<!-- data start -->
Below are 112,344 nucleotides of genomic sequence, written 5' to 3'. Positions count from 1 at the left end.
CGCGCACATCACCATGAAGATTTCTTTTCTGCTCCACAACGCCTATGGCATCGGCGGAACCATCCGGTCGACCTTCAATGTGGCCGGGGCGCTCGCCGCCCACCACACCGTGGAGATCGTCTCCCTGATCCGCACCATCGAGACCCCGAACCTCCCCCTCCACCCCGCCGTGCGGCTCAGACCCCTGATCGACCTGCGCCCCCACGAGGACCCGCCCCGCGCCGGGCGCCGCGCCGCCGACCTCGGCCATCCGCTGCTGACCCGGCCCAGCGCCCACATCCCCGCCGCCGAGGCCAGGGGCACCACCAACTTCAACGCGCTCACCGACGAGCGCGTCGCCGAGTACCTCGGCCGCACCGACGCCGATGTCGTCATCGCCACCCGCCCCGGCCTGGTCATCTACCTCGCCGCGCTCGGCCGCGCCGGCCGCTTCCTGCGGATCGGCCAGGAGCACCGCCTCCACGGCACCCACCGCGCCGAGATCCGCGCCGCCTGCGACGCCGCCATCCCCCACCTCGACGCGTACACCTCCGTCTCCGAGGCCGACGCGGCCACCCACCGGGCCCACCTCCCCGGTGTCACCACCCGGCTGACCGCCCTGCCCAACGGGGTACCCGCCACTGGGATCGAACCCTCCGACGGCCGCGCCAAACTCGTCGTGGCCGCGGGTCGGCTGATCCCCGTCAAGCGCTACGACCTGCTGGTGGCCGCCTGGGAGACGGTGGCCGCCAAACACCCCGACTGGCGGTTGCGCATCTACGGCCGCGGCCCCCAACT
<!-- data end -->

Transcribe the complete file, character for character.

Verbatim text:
Below are 112,344 nucleotides of genomic sequence, written 5' to 3'. Positions count from 1 at the left end.
CGCGCACATCACCATGAAGATTTCTTTTCTGCTCCACAACGCCTATGGCATCGGCGGAACCATCCGGTCGACCTTCAATGTGGCCGGGGCGCTCGCCGCCCACCACACCGTGGAGATCGTCTCCCTGATCCGCACCATCGAGACCCCGAACCTCCCCCTCCACCCCGCCGTGCGGCTCAGACCCCTGATCGACCTGCGCCCCCACGAGGACCCGCCCCGCGCCGGGCGCCGCGCCGCCGACCTCGGCCATCCGCTGCTGACCCGGCCCAGCGCCCACATCCCCGCCGCCGAGGCCAGGGGCACCACCAACTTCAACGCGCTCACCGACGAGCGCGTCGCCGAGTACCTCGGCCGCACCGACGCCGATGTCGTCATCGCCACCCGCCCCGGCCTGGTCATCTACCTCGCCGCGCTCGGCCGCGCCGGCCGCTTCCTGCGGATCGGCCAGGAGCACCGCCTCCACGGCACCCACCGCGCCGAGATCCGCGCCGCCTGCGACGCCGCCATCCCCCACCTCGACGCGTACACCTCCGTCTCCGAGGCCGACGCGGCCACCCACCGGGCCCACCTCCCCGGTGTCACCACCCGGCTGACCGCCCTGCCCAACGGGGTACCCGCCACTGGGATCGAACCCTCCGACGGCCGCGCCAAACTCGTCGTGGCCGCGGGTCGGCTGATCCCCGTCAAGCGCTACGACCTGCTGGTGGCCGCCTGGGAGACGGTGGCCGCCAAACACCCCGACTGGCGGTTGCGCATCTACGGCCGCGGCCCCCAACT